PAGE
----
LAST IMPRESSION – An expression that describes the concept of coffee as the final item of a gourmet meal, and thus providing the final image in the consumer’s mind regarding the overall quality and presentation of the meal.
LATTE MACCHIATO – See Espresso Drink Recipes.
LATIN AMERICA BOURBON COFFEE (Latin American Bourbon Coffee) – Bourbon is a coffee plant varietal (Coffea arabica var. bourbon) that has a yield that is less than many other coffee plant varietals yet it is still about 25% greater than the yield of the Typica coffee plant varietal (Coffea arabica var. typica).
Like Typica, Bourbon is known to produce an excellent brewed coffee with a smooth, mild flavor that is often sweet and nutty. The body is typically light to medium with a low acidity and very pleasant aroma.
The first Coffea arabica varietals known are thought to have been Arabica (Coffea arabica var. arabica) and Bourbon (Coffea Arabica var. bourbon). Virtually all other coffee plant varietals are thought to have originated from these two varietals, including the popular Arabica variety called Typica (Coffea arabica var. typica) derived from Coffea arabica var. arabica.
Bourbon coffee plants have more secondary branches than Typica, and grow in a shape that is less conical. Branches grow closer together off the main coffee plant stem and at less of an angle than Typica branches. Bourbon coffee plants grow best at elevations between 3,500 feet and 6,500 feet above sea level.
The coffee cherry ripen quite quickly and also fall off the plant fairly easily, making these plants vulnerable to wind and weather.
The Bourbon varietal originated after the French first planted the parent stock in 1708 in Bourbon (now Reunion Island) in the middle of the Indian Ocean. The coffee plant then underwent a slight mutation resulting in the Bourbon varietal.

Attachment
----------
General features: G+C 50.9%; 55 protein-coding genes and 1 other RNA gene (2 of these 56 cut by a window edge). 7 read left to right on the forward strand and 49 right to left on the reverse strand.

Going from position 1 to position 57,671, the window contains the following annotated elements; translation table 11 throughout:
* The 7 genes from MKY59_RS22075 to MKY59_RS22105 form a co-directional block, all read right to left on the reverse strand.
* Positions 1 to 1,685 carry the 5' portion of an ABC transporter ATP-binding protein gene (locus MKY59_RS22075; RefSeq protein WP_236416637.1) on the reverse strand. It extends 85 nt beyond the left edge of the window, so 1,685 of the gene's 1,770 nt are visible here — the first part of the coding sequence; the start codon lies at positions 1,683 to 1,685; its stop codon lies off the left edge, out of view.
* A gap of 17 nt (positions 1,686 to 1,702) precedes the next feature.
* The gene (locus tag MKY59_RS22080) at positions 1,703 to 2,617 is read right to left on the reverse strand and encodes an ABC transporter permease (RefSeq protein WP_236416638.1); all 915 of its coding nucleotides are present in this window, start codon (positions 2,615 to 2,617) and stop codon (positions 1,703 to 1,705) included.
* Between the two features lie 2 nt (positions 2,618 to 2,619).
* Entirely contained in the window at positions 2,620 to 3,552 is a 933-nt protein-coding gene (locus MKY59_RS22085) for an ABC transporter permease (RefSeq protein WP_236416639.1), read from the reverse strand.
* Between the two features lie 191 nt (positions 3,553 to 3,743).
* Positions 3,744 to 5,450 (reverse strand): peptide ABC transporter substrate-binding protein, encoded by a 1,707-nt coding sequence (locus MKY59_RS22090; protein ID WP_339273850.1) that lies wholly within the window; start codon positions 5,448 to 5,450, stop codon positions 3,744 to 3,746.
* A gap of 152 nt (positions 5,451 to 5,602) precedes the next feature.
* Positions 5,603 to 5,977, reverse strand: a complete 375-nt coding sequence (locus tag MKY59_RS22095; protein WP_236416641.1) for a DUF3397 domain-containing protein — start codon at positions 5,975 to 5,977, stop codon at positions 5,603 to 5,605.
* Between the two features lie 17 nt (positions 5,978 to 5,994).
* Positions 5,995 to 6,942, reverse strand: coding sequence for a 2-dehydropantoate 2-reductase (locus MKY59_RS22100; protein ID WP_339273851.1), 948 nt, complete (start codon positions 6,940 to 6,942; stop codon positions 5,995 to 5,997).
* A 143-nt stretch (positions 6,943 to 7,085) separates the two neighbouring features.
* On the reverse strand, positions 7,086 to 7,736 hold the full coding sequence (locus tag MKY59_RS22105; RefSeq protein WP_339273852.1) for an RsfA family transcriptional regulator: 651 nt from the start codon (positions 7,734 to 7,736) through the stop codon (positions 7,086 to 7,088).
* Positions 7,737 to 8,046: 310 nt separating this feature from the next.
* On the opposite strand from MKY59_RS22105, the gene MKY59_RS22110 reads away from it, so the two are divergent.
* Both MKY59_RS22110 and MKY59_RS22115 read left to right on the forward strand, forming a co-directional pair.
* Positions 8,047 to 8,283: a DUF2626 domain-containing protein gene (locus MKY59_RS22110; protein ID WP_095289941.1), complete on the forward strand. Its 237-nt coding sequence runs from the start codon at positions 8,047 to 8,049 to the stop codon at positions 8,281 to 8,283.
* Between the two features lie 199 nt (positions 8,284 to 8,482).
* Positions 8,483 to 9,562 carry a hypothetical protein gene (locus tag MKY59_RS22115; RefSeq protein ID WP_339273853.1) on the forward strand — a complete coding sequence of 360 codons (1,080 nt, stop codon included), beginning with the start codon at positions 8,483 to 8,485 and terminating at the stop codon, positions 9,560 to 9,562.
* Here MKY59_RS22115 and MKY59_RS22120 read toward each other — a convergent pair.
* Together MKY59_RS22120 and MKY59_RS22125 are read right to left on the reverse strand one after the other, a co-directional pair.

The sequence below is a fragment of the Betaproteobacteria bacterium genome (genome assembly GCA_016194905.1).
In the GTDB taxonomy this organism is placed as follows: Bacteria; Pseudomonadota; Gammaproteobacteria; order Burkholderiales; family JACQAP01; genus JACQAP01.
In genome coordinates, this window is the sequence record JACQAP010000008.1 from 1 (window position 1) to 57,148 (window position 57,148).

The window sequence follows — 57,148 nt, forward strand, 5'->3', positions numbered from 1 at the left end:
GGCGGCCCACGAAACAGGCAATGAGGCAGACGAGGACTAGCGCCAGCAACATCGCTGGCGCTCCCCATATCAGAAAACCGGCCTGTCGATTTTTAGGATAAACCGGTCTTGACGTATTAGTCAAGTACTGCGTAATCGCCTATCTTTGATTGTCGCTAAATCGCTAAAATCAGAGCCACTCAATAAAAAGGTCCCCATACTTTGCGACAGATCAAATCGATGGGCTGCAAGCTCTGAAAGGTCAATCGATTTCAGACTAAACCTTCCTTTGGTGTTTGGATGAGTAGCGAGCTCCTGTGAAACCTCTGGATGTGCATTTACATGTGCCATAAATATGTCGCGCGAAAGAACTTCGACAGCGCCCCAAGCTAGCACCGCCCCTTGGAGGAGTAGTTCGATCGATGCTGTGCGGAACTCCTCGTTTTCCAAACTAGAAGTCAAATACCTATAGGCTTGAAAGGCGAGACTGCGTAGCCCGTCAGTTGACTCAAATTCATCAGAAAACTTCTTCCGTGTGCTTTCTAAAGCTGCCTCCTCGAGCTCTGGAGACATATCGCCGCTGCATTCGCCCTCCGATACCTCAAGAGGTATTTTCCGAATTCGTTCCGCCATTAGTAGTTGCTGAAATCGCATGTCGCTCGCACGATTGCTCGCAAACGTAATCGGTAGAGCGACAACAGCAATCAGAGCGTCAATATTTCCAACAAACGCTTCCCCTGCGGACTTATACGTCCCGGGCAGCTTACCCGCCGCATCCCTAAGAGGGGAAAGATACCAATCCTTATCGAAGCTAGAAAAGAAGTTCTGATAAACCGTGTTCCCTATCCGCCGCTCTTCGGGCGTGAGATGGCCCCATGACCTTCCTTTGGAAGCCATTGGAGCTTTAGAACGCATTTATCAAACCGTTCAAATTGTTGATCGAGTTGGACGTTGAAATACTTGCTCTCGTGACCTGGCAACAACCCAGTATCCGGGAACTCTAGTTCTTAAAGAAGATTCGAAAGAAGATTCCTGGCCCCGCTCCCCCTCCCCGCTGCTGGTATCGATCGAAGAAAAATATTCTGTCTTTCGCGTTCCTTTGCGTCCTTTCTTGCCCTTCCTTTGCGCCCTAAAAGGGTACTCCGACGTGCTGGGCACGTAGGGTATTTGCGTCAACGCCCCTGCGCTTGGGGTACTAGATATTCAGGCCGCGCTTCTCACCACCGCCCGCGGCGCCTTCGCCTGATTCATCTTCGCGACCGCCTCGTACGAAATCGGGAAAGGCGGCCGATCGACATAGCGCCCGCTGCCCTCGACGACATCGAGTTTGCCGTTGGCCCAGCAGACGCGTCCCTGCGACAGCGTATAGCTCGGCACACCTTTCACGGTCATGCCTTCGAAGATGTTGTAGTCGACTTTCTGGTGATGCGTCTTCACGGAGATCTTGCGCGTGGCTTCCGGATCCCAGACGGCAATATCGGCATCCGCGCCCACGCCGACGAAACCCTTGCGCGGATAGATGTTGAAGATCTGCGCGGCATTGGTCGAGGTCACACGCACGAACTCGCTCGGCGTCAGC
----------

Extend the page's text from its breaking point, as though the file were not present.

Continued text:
LATIN AMERICA CATUAI COFFEE (Latin American Catuai Coffee) – A high yielding Arabica coffee plant varietal (Coffea arabica var. catuai) that is a cross between the two varietals: Mundo Novo (Coffea arabica hybrid mundo novo) and Caturra (Coffea arabica var. caturra). Catuai was developed in the late 1940s in Brazil.
The Catuai coffee plant is relatively short, producing lateral branches that form tight angles with the main branches. Catuai plants require a fair amount of care and fertilization.
LATIN AMERICA CATURRA COFFEE (Latin American Caturra Coffee) – A Coffea arabica coffee plant varietal (Coffea arabica var. caturra) that is a mutation of the Bourbon varietal (Coffea arabica var. bourbon). Caturra was discovered in Brazil in the 1930s near the town of Caturra and later planted in Latin America.
Caturras are fast-maturing coffee trees with good production, and better at resisting coffee diseases than other Arabica coffee plant varietals, though the Caturra plants do require a relatively high amount of care and fertilization.
However, the quality of the cup of brewed coffee produced by Caturra (as well as other modern hybrids of Coffea arabica) is generally considered to be inferior to more traditional varieties of Coffea arabica including the old Arabica varietal s Typica (Coffea arabica var. typica) and Bourbon (Coffea arabica var. bourbon).
Caturra plants have a relatively thick main stem with an abundance of secondary branches. Like Bourbon, Caturra leaves are rather large and have wavy edges.